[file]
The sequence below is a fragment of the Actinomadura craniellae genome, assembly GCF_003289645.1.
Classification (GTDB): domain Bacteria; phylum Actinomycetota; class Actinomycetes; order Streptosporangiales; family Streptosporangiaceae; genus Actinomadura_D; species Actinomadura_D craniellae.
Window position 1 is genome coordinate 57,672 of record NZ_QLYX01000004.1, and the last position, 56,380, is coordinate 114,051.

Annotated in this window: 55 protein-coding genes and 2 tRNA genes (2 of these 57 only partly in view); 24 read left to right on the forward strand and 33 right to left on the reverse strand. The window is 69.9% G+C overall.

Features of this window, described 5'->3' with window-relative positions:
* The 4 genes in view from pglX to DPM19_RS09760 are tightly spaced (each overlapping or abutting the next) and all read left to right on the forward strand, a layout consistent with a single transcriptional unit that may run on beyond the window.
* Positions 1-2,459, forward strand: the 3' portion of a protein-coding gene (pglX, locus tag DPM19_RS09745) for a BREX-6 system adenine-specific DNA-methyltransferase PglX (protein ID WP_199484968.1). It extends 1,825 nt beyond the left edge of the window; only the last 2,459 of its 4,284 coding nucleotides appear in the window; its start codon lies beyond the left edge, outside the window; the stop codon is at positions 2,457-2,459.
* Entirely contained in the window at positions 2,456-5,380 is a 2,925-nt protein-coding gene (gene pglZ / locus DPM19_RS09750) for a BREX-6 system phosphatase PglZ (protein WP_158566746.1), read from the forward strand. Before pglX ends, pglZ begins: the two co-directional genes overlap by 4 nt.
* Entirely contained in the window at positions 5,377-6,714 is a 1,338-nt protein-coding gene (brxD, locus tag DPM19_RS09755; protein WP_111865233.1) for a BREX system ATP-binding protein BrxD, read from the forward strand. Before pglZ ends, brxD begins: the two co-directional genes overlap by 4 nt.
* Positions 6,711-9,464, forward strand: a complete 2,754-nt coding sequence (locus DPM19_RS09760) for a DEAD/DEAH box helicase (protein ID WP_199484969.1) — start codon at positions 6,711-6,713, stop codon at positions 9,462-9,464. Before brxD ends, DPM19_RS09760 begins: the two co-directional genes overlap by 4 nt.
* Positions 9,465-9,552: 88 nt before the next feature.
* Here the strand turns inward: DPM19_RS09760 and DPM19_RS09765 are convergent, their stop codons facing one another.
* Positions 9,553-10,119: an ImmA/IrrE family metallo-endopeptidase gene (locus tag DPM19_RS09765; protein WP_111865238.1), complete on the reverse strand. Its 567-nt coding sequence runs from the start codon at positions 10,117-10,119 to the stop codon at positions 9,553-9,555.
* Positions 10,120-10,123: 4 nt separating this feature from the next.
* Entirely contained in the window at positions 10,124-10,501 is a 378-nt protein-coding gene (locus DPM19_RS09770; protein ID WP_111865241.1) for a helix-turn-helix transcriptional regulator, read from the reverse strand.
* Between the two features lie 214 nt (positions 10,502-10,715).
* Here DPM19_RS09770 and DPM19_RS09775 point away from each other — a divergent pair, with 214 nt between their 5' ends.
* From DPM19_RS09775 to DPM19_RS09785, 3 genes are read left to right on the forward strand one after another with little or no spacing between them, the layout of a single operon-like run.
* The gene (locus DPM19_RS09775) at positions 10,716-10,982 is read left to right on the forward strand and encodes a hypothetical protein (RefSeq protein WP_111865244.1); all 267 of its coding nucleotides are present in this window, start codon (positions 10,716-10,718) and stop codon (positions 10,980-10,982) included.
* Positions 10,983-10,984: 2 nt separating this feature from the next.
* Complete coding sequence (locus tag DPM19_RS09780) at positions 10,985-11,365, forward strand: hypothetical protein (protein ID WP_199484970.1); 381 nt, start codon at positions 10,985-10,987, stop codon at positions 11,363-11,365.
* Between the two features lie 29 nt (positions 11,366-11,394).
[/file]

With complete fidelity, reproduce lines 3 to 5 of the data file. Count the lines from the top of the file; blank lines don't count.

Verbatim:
Window position 1 is genome coordinate 57,672 of record NZ_QLYX01000004.1, and the last position, 56,380, is coordinate 114,051.

Annotated in this window: 55 protein-coding genes and 2 tRNA genes (2 of these 57 only partly in view); 24 read left to right on the forward strand and 33 right to left on the reverse strand. The window is 69.9% G+C overall.

Features of this window, described 5'->3' with window-relative positions: